It’s hard to pinpoint what the hottest news was at this year’s Natural Products Expo in Baltimore, Sept. 17 to 19. There was so much of it. Company sales like Vega had everyone buzzing. So did the latest studies, like Cheeky Monkey’s research showing that keeping children from peanuts may be causing allergies.
Often times, I wonder what holds me back from achieving more or perhaps from something as simple as living or being in the moment. There are a growing number of us that continually strive for more and also want more and want to live a fulfilling life. I want to know that my life meant something and that I made a difference.
The clipboard. It wasn’t long ago that this indispensable ordering tool was chock full of order forms, scraps of paper containing customer special orders, some product flyer you may have found interesting at some point and whatever other detritus that had found its way to being pinched by that large metal clasp. As with many other low-tech retailer solutions in recent years, the clipboard has often found itself buried in a drawer collecting dust.
Natural, non-GMO, sustainably produced and balanced fat composition: These are all words increasingly used to describe Malaysian sustainable palm oil. According to a Credit Suisse financial analysis, this versatile oil is expected to become much more prevalent in the coming years. The Malaysian Palm Oil Council has long advocated this stance and agrees with this projection. We estimate demand for Malaysian palm oil to increase by 2030 in line with the Credit Suissse projections. The worldwide interest in healthy, natural fats and the global recognition of Malaysia’s sustainable palm oil industry are part of the reasons for this potential increase in its usage.
“Uber, the world’s largest taxi company, owns no vehicles. Facebook, the world’s most popular media owner, creates no content. Alibaba, the most valuable retailer, has no inventory. And Airbnb, the world’s largest accommodation provider, owns no real estate,” wrote Tom Goodwin, senior vice president of strategy and innovation at Havas Media in TechCrunch, March 2015.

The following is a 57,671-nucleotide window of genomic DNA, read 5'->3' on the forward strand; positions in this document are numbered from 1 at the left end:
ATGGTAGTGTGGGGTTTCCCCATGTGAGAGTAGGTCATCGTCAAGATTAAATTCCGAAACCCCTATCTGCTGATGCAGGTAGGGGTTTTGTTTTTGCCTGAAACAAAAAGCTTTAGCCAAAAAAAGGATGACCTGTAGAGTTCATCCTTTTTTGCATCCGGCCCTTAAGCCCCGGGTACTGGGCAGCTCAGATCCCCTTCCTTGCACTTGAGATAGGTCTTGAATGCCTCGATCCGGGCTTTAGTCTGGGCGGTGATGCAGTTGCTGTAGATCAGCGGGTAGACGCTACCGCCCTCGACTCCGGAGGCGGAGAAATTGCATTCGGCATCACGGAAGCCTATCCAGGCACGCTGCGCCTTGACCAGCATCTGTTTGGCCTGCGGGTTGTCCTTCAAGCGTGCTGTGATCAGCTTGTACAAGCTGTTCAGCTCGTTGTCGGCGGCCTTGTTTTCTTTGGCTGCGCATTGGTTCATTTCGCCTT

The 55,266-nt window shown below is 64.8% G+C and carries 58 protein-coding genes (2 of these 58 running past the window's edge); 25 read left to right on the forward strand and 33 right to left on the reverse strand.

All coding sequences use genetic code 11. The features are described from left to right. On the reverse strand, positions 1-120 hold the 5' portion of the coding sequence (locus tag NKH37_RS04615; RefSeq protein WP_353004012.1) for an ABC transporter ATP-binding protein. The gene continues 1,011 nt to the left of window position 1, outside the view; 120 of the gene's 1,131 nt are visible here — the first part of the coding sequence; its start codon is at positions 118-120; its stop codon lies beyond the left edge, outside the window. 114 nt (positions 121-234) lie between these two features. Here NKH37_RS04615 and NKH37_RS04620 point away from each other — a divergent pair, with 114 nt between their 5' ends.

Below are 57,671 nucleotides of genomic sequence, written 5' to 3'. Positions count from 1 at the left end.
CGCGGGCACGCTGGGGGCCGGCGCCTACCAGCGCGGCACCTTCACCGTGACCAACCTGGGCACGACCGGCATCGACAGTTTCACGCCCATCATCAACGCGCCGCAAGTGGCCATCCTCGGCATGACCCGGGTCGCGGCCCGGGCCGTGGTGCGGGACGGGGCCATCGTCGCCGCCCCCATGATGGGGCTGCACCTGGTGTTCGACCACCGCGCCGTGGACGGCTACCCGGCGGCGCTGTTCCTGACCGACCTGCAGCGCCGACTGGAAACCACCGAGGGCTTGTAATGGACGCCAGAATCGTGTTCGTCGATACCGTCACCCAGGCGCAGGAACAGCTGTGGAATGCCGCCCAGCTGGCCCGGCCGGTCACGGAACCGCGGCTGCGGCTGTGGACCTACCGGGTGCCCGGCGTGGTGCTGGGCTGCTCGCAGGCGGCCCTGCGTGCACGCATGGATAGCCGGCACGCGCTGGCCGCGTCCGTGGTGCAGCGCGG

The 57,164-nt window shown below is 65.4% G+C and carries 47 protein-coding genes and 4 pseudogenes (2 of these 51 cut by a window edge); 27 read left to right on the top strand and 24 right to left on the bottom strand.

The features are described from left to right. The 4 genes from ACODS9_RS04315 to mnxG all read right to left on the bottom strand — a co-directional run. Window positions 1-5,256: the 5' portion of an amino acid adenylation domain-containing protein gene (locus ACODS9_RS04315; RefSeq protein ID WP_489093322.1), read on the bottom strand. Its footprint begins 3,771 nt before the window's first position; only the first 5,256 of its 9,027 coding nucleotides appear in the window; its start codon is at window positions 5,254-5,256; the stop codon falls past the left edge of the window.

Meditation, yoga, retreats, nutrition, nature … all things we are encouraged to do to nurture and nourish our spiritual side. Well, this is all fine and really nice, but how do we continue the growth or manage this growth when we spend a good part of our days at work interacting with rejects who look only to fill the voids in their lives by sucking the life entirely out of yours?
It's the end of summer and the temperature is still soaring. Take time to chill out with aromatherapy! Whether you want to get rid of that frazzled feeling after work or inhale something energizing and refreshing to beat the heat, essential oils are a simple and natural way to change your mood and balance stressed-out, over-heated, and over-worked physiology.
When I discovered spa culture in the 90s, I felt at home as the luminaries in this industry were at the forefront of the natural revolution. Now that natural is trending and mainstream, the natural products industry can learn a lot from the early adaptors in spa about consumer perception, expectations and exceptions.
Authors, coaches, motivational speakers, guru’s all talk about reaching the height of your maximum potential. Are these misleading statements? Can we truly achieve what is referred to as our maximum potential? If we did, what would that look like?